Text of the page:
The longbow was vastly, demonstrably superior to the crossbow, but only England adopted it as a common military weapon; the Scots and French stuck with the inferior crossbow for nearly a century — why?
This riddle — "the longbow puzzle" — has dogged historians for decades, and now two economists, Douglas Allen from Simon Fraser and Peter Leeson from George Mason, have published a paper in The Journal of Law and Economics that proposes a solution.
The authors hypothesize that the French and Scottish monarchy were too afraid of being overthrown to allow their citizenry to possess and train with longbows, while the relative social stability in England gave the state the confidence to adopt the weapon, giving it an advantage in its wars with other, less-equipped powers.
For over a century the longbow reigned as undisputed king of medieval European missile weapons. Yet only England used the longbow as a mainstay in its military arsenal; France and Scotland clung to the technologically inferior crossbow. This longbow puzzle has perplexed historians for decades. We resolve it by developing a theory of institutionally constrained technology adoption. Unlike the crossbow, the longbow was cheap and easy to make and required rulers who adopted the weapon to train large numbers of citizens in its use. These features enabled usurping nobles whose rulers adopted the longbow to potentially organize effective rebellions against them. Rulers choosing between missile technologies thus confronted a trade-off with respect to internal and external security. England alone in late medieval Europe was sufficiently politically stable to allow its rulers the first-best technology option. In France and Scotland political instability prevailed, constraining rulers in these nations to the crossbow.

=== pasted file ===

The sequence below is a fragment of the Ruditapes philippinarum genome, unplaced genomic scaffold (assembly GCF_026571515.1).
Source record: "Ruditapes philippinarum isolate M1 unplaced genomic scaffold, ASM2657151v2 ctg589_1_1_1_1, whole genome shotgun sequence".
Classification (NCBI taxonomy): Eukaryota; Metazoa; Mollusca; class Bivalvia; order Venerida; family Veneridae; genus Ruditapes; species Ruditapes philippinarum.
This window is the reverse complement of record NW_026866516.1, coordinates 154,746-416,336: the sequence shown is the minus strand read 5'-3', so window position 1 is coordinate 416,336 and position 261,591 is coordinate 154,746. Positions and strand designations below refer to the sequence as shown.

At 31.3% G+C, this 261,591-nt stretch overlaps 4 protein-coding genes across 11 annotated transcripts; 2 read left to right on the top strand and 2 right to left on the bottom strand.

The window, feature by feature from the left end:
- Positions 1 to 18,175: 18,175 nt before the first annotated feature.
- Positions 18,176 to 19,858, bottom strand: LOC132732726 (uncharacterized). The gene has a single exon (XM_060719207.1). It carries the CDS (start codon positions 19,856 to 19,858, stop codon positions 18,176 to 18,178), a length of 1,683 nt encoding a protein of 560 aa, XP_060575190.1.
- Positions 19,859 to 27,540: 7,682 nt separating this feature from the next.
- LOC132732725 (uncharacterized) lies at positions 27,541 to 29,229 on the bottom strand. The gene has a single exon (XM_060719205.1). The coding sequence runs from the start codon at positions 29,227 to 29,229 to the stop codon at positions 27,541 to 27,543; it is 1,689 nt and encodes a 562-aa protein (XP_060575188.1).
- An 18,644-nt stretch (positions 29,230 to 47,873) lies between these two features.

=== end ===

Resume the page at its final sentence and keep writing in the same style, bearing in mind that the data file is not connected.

[Douglas W Allen and Peter T Leeson/The Journal of Law and Economics]
(via Super Punch)
(Image: Longbow shoot, Hans Splinter, CC-BY-ND)